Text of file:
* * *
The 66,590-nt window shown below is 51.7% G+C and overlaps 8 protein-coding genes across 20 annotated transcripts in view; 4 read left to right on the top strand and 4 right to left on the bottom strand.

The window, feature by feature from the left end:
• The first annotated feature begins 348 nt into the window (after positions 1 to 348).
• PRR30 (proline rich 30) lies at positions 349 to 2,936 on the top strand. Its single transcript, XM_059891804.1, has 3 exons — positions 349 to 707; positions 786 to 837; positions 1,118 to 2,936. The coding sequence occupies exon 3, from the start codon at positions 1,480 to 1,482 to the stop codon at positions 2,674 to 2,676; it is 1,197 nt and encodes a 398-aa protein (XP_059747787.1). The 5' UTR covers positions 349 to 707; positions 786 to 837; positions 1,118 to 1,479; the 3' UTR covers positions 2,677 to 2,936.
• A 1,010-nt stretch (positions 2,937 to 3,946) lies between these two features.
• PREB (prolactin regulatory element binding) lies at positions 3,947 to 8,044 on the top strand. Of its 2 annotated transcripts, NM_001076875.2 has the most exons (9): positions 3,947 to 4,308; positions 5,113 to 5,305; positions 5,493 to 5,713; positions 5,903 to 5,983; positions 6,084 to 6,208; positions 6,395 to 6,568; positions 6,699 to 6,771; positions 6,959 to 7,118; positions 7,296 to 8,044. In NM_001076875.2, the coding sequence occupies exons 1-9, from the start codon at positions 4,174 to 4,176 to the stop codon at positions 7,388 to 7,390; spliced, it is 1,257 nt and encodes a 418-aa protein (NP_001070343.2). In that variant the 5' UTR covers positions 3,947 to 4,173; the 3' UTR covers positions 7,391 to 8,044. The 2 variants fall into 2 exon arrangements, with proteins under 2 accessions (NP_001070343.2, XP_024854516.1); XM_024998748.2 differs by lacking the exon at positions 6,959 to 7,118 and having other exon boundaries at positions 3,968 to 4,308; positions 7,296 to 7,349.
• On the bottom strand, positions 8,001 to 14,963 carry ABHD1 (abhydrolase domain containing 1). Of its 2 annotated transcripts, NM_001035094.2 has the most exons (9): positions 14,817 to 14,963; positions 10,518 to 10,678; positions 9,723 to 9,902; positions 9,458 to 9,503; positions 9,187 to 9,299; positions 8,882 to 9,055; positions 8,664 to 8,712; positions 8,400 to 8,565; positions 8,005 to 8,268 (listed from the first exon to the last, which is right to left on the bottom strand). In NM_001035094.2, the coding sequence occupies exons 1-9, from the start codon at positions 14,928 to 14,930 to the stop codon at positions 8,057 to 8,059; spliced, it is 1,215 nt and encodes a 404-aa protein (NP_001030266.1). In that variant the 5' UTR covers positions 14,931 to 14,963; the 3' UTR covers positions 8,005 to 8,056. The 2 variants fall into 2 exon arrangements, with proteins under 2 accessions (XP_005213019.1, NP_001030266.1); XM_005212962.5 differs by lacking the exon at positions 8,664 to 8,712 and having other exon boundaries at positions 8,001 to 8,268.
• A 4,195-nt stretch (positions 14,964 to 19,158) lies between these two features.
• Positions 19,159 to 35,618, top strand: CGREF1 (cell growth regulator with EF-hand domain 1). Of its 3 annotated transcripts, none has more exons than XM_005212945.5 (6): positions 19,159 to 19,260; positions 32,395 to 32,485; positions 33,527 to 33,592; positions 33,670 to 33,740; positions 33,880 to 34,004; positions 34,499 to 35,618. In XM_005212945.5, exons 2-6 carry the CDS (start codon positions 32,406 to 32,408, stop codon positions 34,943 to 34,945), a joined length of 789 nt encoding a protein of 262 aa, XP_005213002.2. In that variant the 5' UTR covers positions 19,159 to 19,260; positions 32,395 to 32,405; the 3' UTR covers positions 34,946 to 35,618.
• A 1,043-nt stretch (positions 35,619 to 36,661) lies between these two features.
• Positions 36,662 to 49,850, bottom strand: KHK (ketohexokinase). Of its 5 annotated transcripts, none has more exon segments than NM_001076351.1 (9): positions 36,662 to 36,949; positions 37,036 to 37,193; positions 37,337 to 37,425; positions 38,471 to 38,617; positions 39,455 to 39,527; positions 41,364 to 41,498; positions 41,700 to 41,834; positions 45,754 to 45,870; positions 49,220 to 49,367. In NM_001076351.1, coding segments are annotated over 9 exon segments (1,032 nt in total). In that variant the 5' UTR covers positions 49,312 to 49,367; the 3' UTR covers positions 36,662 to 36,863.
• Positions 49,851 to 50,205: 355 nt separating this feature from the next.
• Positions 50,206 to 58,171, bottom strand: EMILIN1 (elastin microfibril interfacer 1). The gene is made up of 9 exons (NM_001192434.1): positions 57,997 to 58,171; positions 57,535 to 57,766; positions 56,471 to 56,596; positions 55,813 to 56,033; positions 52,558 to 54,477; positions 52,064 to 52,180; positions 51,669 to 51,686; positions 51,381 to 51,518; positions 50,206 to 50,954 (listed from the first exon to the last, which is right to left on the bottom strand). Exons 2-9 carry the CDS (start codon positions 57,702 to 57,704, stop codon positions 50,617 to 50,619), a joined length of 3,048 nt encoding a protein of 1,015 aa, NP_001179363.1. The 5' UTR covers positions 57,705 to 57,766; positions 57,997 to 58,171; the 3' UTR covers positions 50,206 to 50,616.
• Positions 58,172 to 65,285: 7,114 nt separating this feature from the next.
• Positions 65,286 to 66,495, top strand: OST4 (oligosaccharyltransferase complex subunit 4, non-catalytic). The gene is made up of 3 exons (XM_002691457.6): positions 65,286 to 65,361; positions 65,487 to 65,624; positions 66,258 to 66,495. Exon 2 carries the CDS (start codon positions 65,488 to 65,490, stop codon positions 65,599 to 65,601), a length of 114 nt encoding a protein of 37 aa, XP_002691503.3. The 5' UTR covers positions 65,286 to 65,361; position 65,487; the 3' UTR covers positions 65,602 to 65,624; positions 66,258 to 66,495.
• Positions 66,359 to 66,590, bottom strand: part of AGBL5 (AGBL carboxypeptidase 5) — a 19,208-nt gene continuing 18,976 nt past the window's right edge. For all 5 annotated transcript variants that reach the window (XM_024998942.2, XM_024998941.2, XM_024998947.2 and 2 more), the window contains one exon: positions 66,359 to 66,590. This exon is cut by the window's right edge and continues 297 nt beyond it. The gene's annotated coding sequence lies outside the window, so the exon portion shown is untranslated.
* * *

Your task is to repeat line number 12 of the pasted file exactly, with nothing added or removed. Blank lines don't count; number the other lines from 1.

• Positions 49,851 to 50,205: 355 nt separating this feature from the next.